I received this reply to the most recent post “An Educated What if.” I started a response, but the post seemed to grow, until I realized that this must be a hot button issue for me. The following is the question from Donna Schmidt and my reply.
“I am preschool teacher, and I find this blog very intriguing. What if the public and private school system made “what ifing” part of their curriculum. Our country’s education system is losing ground every year because of funding. The first classes to be cut most often are the ones for creative thinking and expression. Creative thinking and the freedom to express is how we have acheived our greatness as a world leader. It seems to me that as we pulled away from the creative attributes in our education systems, we started loosing our standing as world innovators and became more concerned with being a ‘world power’. What I would like is some help integrating ‘what If’ in a preschool curriculum. I bet you could come up with some really cool ideas for 4-5 year olds. Thanks for trying and thanks for inspiring.”
My wife and I just watched a TED talk today that might interest you. Although Steve Keil is speaking to his fellow Bulgarians (in fluent English) I think that his message is important and applicable even to us in the US. In fact it may be even more poignant than we would like. The following quote is from the description of the talk on the TED site.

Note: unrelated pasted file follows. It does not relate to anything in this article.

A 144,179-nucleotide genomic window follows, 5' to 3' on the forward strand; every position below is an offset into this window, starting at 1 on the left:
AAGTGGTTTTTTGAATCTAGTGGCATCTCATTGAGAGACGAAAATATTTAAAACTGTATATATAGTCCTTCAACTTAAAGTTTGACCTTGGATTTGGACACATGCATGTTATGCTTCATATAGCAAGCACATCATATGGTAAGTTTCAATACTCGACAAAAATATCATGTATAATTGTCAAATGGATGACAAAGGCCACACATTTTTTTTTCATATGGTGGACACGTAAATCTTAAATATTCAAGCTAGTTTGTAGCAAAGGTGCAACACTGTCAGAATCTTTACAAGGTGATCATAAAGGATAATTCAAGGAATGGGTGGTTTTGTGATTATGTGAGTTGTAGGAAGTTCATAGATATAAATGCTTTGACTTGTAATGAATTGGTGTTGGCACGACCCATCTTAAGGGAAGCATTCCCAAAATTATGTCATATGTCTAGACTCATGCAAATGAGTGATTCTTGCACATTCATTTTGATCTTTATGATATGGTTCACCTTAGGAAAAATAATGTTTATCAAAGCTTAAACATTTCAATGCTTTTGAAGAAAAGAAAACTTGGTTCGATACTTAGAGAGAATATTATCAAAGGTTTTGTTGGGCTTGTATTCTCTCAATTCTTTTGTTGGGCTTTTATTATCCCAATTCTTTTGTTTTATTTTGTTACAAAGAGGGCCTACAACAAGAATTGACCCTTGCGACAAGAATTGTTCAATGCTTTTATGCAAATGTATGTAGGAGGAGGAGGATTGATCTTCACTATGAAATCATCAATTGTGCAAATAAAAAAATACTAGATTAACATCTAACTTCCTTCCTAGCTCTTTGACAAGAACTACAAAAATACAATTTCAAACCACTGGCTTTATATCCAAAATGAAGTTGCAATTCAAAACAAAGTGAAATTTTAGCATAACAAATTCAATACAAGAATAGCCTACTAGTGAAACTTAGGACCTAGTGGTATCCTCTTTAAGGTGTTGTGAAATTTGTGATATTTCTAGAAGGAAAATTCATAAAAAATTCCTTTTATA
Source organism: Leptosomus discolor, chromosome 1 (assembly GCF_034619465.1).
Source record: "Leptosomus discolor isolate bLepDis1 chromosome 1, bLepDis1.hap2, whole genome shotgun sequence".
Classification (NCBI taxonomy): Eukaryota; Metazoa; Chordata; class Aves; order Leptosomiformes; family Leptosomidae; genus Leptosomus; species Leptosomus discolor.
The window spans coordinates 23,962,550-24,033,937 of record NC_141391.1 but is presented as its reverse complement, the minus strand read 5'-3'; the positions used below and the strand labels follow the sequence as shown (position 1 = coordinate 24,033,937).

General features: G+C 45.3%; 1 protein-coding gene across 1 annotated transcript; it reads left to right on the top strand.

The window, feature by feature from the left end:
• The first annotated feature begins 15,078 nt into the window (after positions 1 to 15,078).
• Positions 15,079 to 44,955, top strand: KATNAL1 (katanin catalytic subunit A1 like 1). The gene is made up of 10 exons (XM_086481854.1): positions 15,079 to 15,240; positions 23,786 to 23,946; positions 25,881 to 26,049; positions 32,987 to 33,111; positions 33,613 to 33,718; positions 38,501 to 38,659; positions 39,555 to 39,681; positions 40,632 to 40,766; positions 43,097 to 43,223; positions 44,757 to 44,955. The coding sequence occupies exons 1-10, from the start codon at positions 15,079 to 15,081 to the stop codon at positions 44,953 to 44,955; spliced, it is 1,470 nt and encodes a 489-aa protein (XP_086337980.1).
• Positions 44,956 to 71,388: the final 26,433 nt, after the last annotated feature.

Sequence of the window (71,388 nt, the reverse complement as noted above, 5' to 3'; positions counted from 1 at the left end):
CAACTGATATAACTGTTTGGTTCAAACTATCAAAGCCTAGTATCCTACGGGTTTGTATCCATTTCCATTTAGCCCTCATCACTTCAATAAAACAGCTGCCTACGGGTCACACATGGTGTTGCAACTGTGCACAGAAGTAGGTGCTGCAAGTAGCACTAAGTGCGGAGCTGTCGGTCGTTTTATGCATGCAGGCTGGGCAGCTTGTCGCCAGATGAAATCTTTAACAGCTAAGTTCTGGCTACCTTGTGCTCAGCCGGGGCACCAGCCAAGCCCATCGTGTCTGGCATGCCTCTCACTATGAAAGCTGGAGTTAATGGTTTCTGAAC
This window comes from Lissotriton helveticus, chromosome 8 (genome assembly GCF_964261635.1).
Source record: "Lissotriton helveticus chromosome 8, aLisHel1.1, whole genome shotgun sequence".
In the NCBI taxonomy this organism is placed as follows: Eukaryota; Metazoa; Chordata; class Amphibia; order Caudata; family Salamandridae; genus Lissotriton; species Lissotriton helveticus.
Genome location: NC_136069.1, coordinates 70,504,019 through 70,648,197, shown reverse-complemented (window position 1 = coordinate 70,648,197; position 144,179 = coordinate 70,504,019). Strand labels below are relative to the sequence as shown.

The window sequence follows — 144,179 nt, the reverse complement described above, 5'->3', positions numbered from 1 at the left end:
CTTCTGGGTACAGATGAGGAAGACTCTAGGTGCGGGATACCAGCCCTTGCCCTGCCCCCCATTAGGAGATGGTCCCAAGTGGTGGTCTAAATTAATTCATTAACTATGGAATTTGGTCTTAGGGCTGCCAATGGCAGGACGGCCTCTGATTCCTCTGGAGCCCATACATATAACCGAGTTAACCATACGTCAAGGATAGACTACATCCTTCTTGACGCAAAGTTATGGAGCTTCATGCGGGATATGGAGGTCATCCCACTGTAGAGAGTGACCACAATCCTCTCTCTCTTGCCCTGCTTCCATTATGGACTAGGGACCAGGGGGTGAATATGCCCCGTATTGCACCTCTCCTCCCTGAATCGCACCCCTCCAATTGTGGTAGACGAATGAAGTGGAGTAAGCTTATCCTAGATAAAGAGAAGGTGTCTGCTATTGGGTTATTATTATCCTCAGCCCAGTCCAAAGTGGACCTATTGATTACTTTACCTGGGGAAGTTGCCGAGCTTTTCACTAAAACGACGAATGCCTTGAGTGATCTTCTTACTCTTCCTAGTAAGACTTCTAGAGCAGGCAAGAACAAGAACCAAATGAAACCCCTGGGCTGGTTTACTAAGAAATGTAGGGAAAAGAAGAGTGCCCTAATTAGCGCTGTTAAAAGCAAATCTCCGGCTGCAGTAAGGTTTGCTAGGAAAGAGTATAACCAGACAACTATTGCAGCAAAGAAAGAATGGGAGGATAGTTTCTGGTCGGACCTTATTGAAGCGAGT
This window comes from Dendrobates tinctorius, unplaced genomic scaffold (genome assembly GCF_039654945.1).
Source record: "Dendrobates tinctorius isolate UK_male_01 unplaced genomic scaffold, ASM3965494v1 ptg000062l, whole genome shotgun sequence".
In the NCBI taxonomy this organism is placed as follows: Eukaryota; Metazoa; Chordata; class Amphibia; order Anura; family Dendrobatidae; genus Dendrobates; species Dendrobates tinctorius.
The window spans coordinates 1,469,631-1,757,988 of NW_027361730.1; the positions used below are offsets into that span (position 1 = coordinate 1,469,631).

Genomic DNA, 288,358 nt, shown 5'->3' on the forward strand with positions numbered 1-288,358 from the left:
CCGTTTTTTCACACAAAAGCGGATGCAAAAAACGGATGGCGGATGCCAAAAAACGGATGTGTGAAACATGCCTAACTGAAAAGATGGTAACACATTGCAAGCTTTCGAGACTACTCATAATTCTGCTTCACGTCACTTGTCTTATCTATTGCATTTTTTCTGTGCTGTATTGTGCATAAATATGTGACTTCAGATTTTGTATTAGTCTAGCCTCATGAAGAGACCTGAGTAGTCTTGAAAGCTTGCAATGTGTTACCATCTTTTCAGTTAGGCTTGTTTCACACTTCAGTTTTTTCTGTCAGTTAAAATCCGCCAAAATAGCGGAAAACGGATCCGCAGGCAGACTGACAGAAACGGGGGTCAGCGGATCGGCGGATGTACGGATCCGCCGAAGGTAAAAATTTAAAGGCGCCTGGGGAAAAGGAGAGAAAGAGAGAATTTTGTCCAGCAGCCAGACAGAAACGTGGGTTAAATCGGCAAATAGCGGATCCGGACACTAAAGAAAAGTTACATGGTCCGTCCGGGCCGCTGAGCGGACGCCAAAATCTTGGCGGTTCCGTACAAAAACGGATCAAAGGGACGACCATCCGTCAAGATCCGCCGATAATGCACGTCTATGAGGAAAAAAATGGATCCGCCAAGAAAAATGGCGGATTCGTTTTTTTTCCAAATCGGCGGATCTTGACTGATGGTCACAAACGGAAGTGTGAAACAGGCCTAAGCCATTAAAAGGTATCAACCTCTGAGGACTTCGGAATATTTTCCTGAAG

“At TEDxBG in Sofia, Steve Keil fights the ‘serious meme’ that has infected his home of Bulgaria and calls for a return to play to revitalize the economy, education and society. A sparkling talk with a universal message for people everywhere who are reinventing their workplaces, schools, lives.”
Check it out: TED talk about play by Steve Keil
Look at how successful the people who have implemented this philosophy have been. Look at Google and Pixar just to name two. We need to encourage creativity and play. We need to provide the tools and opportunities for our children to learn, without restricting them. I cannot count the times I have had to train new graduate students or post docs on free thinking or thinking outside the box. We spend so many years repressing those attributes that came naturally when we were children. How is it that we teach problem solving and innovation in preschool and graduate school but have this factory approach in between?
Because What-if-ing comes naturally to children, as a pre-school teacher, you are in a choice position to nurture this innate skill and to help it to develop and grow. Dare I say, even to learn the art of What-if-ing from them?
What if our schools were more like interactive children’s museums and Children were allowed to explore, create, dream, imagine and invent freely. What if adults shared their knowledge and wisdom, to help children do all of those things, but didn’t say how or what to do at each and every step in that journey? That is at the heart of the Reggio Emilia philosophy. Loris Malaguzzi was truly a What-ifer. His poem, One hundred languages of children, is moving and powerful. This video by The United Way Center for Excellence in Early Education has the poem in both English (at the beginning) and Spanish (at the end).